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Agile Testing Certifications: Elevating Your Testing Career with Agile Certifications

Agile is a flexible development methodology primarily popular in IT today and allows customers to get high-quality software faster. Many professions use Agile methods: Developers, Managers, Business Analysts, Designers, Scrum Masters, and of course, Quality Analysts/Assurance. Suppose you want to work in agile software testing. You have to pass agile testing and receive the certificate for it. On average, preparation for this exam lasts a month. You will need to learn a lot of technical information.


Agile Testing: Arresting Anti-Patterns to Foster Productivity

The testing industry is blooming exponentially with new trends, tools, and patterns popping up constantly. Many of these new patterns claim to increase the productivity of testers and testing. Nevertheless, not all patterns increase productivity. Often, testers unconsciously fall into such anti-patterns. This article covers some common anti-patterns during agile testing, along with some tips and ideas on countering them.


Agile testing methodology: A complete guide for agile testers

Rigidity, delayed updates, or slow time-to-market - these problems can turn software testing into a bottleneck to the development pipeline and eventually a hindrance to the company’s overall growth. This is where agile methodology enters the scene, offering a flexible and responsive testing solution. Since its introduction, agile principles and practices have been popularly adopted among development teams who aim for fast, effective delivery and exceptional software experiences.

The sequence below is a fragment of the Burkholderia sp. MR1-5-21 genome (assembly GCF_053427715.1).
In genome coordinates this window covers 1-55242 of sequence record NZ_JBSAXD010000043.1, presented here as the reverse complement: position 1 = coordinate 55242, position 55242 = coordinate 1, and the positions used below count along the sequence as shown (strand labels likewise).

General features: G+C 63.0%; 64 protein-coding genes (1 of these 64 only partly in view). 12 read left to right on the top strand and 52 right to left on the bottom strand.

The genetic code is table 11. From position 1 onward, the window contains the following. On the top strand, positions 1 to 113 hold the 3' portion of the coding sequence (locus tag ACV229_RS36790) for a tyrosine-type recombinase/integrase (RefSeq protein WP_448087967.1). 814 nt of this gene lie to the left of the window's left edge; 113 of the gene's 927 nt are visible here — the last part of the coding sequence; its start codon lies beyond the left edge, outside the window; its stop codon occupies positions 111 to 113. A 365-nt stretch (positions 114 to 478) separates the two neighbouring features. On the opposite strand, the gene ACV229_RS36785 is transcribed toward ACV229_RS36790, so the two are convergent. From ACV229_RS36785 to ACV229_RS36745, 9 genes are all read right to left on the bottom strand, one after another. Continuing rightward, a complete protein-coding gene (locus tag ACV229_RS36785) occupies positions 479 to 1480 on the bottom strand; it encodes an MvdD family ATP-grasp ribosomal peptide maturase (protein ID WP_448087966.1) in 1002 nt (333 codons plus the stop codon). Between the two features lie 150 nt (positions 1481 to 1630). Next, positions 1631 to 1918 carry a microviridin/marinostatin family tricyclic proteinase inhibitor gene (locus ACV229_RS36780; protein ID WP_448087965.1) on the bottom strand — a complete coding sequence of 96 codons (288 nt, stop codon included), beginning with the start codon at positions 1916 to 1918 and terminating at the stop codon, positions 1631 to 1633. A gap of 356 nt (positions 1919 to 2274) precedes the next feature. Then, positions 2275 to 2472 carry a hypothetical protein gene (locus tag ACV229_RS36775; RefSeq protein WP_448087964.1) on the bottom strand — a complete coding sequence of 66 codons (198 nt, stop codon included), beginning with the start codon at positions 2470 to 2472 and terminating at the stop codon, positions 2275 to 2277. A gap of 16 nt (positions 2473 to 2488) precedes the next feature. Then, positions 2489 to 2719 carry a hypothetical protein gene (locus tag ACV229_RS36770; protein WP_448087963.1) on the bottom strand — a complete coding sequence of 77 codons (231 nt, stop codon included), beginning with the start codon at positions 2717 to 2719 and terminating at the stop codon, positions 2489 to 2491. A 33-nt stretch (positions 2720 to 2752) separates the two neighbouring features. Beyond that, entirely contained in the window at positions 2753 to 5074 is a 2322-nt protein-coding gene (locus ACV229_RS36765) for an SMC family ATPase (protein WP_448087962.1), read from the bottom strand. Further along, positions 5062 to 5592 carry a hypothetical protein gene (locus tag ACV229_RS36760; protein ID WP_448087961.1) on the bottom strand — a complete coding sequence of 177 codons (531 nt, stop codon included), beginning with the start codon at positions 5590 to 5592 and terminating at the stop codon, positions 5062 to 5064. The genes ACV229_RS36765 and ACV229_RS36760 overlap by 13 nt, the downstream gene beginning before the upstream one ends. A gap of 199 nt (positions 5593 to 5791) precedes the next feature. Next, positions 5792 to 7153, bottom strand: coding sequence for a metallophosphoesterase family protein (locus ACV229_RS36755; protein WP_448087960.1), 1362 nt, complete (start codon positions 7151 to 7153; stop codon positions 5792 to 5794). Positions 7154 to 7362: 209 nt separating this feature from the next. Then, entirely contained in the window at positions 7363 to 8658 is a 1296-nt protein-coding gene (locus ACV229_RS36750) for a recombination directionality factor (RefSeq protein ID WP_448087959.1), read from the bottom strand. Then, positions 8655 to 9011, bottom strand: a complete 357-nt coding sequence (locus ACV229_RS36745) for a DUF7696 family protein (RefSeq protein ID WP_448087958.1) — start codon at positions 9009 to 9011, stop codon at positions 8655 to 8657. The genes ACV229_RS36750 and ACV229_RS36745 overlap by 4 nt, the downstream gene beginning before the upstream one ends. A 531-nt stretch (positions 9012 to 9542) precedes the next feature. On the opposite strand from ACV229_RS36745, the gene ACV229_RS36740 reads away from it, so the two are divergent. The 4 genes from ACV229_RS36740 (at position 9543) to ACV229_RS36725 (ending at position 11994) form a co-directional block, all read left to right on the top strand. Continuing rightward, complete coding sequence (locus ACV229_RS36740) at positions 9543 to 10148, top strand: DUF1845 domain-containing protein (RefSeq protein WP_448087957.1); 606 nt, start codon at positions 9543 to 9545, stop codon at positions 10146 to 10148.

Agile Maturity Model: Measure and Improve Agility

An agile maturity assessment is an exercise/tool to evaluate the current state of agile maturity and check on how successful the agile implementation is in an organization. The Agile maturity model clearly captures the areas for improvement and establishes goals to upscale the way your team works to adapt to business changes efficiently. Agile adoption statistics show the significant growth of 86% in Agile adoption within software development teams.


The Unpleasant Phenomenon In Agile Testing

The iterative approach to software development emerged around the 1990s. What started as a small co-located, self-sustaining team approach was widely adopted by many development teams. The agile mindset paved way for multiple development frameworks, including the infamous “Scrum methodology”. With time, processes undergo metamorphoses, during which a few unpleasant practices sneak in causing distractions within the teams.


Agile Requirements and Traceability Basics

Agile has become one of the most widespread methodologies used in product development. As experts and expertise have further developed, it’s become clear that Agile is meant to be adaptive. It should be used to make you more productive, not limit your ability to accomplish your goals. Still, there’s a learning curve — and persistent hesitation — in adopting Agile for teams that require documentation and traceability. Can you create an Agile environment and stay compliant?


How Agile Software Development Can Improve Your Client's Experience

Agile methodologies have improved software development success rates, application quality and IT team productivity for nearly two decades. The iterative process encourages collaboration, responsiveness and flexibility with shorter development cycles addressing current application needs. Most importantly, agile methodologies have a direct link to improved client satisfaction.


How to better incorporate QA into Agile planning

In part one of the “How to better incorporate QA into Agile teams” series, we’re diving into how to improve code development through Agile QA integration prior to feature or product release. The biggest problem for software development teams is getting work done under time constraints. 54% of development teams are struggling to keep up with software delivery. Product teams wanted it yesterday, and devs can’t deliver until tomorrow.